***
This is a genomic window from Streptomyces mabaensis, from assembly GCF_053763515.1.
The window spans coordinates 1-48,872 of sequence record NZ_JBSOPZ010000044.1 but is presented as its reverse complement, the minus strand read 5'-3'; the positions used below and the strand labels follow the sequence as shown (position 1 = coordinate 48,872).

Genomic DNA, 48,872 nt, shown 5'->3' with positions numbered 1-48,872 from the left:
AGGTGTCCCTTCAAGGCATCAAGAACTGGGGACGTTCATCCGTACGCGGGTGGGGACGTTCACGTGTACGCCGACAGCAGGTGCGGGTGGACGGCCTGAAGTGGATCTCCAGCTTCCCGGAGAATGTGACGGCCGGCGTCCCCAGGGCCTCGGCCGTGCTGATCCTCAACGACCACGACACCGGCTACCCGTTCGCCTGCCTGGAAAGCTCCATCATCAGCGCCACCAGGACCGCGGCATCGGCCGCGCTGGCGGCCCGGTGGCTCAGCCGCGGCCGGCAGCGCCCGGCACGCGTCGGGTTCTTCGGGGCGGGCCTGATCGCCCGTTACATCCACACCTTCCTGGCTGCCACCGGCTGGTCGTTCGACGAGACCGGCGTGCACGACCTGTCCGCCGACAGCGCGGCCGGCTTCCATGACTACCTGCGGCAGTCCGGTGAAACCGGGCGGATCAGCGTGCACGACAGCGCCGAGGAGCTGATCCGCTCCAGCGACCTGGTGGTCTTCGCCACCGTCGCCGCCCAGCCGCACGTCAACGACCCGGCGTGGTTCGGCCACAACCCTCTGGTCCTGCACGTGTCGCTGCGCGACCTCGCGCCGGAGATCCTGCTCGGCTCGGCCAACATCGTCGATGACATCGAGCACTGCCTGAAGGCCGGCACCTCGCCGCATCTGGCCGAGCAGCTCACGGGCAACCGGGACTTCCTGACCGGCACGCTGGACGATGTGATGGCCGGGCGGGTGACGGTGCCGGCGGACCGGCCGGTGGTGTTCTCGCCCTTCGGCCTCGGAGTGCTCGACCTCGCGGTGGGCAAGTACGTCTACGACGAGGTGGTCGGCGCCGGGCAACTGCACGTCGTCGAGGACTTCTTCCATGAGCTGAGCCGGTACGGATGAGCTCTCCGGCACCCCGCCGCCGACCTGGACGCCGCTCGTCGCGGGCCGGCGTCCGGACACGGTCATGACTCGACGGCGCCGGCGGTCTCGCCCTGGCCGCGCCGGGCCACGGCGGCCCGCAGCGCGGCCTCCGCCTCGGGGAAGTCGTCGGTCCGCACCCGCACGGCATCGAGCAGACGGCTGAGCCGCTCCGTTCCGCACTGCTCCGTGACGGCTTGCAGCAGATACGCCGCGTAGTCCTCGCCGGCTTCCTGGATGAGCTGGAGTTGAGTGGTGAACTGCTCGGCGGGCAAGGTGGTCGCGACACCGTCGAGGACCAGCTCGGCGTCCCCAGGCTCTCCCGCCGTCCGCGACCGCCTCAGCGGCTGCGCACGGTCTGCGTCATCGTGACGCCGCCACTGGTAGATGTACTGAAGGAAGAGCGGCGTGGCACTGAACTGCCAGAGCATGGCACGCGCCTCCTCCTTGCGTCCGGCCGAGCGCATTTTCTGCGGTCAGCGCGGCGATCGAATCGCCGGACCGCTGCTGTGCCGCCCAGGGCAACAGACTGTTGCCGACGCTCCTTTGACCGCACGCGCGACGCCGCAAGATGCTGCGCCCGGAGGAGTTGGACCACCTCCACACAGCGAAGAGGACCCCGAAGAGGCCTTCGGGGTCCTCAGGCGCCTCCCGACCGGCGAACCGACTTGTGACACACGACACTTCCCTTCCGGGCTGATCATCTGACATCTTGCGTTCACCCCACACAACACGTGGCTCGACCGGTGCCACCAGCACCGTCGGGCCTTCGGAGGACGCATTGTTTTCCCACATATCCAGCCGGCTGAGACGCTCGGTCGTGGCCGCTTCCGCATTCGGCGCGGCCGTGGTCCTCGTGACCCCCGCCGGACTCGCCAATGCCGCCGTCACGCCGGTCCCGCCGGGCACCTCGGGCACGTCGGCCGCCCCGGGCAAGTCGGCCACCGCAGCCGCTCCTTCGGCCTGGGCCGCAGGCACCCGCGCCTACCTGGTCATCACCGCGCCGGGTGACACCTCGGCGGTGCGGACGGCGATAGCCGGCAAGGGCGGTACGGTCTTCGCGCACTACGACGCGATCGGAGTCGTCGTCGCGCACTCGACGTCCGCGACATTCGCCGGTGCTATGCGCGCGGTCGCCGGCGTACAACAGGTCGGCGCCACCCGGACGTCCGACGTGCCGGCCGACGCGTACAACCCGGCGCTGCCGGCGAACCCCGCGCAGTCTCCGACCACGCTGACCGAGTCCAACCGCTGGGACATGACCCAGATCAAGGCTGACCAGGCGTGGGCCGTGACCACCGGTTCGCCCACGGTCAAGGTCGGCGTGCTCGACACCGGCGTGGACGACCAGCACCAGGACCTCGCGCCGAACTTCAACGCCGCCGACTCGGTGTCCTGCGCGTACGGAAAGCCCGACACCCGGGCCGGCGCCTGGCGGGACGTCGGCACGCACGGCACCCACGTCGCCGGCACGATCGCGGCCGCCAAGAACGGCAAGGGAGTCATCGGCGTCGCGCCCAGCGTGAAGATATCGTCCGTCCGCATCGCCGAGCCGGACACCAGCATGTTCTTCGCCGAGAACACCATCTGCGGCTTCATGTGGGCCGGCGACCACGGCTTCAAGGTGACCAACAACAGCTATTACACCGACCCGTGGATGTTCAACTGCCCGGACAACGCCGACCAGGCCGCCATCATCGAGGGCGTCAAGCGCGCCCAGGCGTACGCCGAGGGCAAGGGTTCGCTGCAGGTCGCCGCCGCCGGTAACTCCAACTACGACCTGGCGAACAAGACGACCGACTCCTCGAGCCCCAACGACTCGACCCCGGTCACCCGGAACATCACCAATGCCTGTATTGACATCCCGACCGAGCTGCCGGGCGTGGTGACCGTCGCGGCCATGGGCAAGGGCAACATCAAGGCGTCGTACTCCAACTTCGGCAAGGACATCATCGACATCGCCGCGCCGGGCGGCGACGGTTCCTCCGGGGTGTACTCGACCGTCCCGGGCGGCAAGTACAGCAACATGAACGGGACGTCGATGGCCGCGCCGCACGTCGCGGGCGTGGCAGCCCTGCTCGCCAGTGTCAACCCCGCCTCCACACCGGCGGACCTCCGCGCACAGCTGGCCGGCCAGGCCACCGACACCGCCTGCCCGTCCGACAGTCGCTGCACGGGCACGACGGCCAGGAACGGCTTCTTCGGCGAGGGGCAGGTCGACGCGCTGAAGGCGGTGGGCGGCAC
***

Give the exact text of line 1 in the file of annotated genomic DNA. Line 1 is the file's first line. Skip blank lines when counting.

This is a genomic window from Streptomyces mabaensis, from assembly GCF_053763515.1.